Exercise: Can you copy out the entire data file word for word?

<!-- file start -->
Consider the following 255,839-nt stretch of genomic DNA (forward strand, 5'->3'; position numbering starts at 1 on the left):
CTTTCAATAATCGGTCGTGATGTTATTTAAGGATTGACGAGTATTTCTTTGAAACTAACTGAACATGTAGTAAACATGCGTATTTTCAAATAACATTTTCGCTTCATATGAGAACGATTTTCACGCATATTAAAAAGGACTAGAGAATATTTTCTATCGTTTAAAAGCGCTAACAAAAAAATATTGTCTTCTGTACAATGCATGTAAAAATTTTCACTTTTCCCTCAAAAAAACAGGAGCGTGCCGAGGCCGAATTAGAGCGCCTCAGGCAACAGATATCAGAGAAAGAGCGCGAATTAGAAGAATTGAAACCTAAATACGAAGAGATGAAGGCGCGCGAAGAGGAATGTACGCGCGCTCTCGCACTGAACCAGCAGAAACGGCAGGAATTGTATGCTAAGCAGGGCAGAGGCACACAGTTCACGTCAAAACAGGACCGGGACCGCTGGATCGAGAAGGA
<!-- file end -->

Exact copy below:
Consider the following 255,839-nt stretch of genomic DNA (forward strand, 5'->3'; position numbering starts at 1 on the left):
CTTTCAATAATCGGTCGTGATGTTATTTAAGGATTGACGAGTATTTCTTTGAAACTAACTGAACATGTAGTAAACATGCGTATTTTCAAATAACATTTTCGCTTCATATGAGAACGATTTTCACGCATATTAAAAAGGACTAGAGAATATTTTCTATCGTTTAAAAGCGCTAACAAAAAAATATTGTCTTCTGTACAATGCATGTAAAAATTTTCACTTTTCCCTCAAAAAAACAGGAGCGTGCCGAGGCCGAATTAGAGCGCCTCAGGCAACAGATATCAGAGAAAGAGCGCGAATTAGAAGAATTGAAACCTAAATACGAAGAGATGAAGGCGCGCGAAGAGGAATGTACGCGCGCTCTCGCACTGAACCAGCAGAAACGGCAGGAATTGTATGCTAAGCAGGGCAGAGGCACACAGTTCACGTCAAAACAGGACCGGGACCGCTGGATCGAGAAGGA